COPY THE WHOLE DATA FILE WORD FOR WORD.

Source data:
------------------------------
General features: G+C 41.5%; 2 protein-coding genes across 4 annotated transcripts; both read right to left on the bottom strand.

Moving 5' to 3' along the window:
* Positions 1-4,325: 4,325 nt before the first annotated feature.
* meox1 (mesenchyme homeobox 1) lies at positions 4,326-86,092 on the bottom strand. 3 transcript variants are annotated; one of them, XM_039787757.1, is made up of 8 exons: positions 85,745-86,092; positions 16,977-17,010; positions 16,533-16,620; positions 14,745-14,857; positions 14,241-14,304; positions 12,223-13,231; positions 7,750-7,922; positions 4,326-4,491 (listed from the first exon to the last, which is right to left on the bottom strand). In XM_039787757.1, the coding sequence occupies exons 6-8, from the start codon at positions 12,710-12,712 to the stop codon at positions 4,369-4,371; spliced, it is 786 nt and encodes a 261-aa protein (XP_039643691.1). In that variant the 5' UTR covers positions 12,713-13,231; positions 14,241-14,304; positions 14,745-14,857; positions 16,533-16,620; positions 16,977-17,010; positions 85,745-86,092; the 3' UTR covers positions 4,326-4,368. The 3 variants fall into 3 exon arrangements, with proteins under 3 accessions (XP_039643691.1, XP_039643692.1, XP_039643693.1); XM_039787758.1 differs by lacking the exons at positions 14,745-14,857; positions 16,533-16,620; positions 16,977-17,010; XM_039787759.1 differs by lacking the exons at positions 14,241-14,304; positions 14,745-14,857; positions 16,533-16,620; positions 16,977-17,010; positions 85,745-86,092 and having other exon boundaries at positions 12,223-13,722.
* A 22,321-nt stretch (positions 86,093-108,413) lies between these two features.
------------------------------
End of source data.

General features: G+C 41.5%; 2 protein-coding genes across 4 annotated transcripts; both read right to left on the bottom strand.

Moving 5' to 3' along the window:
* Positions 1-4,325: 4,325 nt before the first annotated feature.
* meox1 (mesenchyme homeobox 1) lies at positions 4,326-86,092 on the bottom strand. 3 transcript variants are annotated; one of them, XM_039787757.1, is made up of 8 exons: positions 85,745-86,092; positions 16,977-17,010; positions 16,533-16,620; positions 14,745-14,857; positions 14,241-14,304; positions 12,223-13,231; positions 7,750-7,922; positions 4,326-4,491 (listed from the first exon to the last, which is right to left on the bottom strand). In XM_039787757.1, the coding sequence occupies exons 6-8, from the start codon at positions 12,710-12,712 to the stop codon at positions 4,369-4,371; spliced, it is 786 nt and encodes a 261-aa protein (XP_039643691.1). In that variant the 5' UTR covers positions 12,713-13,231; positions 14,241-14,304; positions 14,745-14,857; positions 16,533-16,620; positions 16,977-17,010; positions 85,745-86,092; the 3' UTR covers positions 4,326-4,368. The 3 variants fall into 3 exon arrangements, with proteins under 3 accessions (XP_039643691.1, XP_039643692.1, XP_039643693.1); XM_039787758.1 differs by lacking the exons at positions 14,745-14,857; positions 16,533-16,620; positions 16,977-17,010; XM_039787759.1 differs by lacking the exons at positions 14,241-14,304; positions 14,745-14,857; positions 16,533-16,620; positions 16,977-17,010; positions 85,745-86,092 and having other exon boundaries at positions 12,223-13,722.
* A 22,321-nt stretch (positions 86,093-108,413) lies between these two features.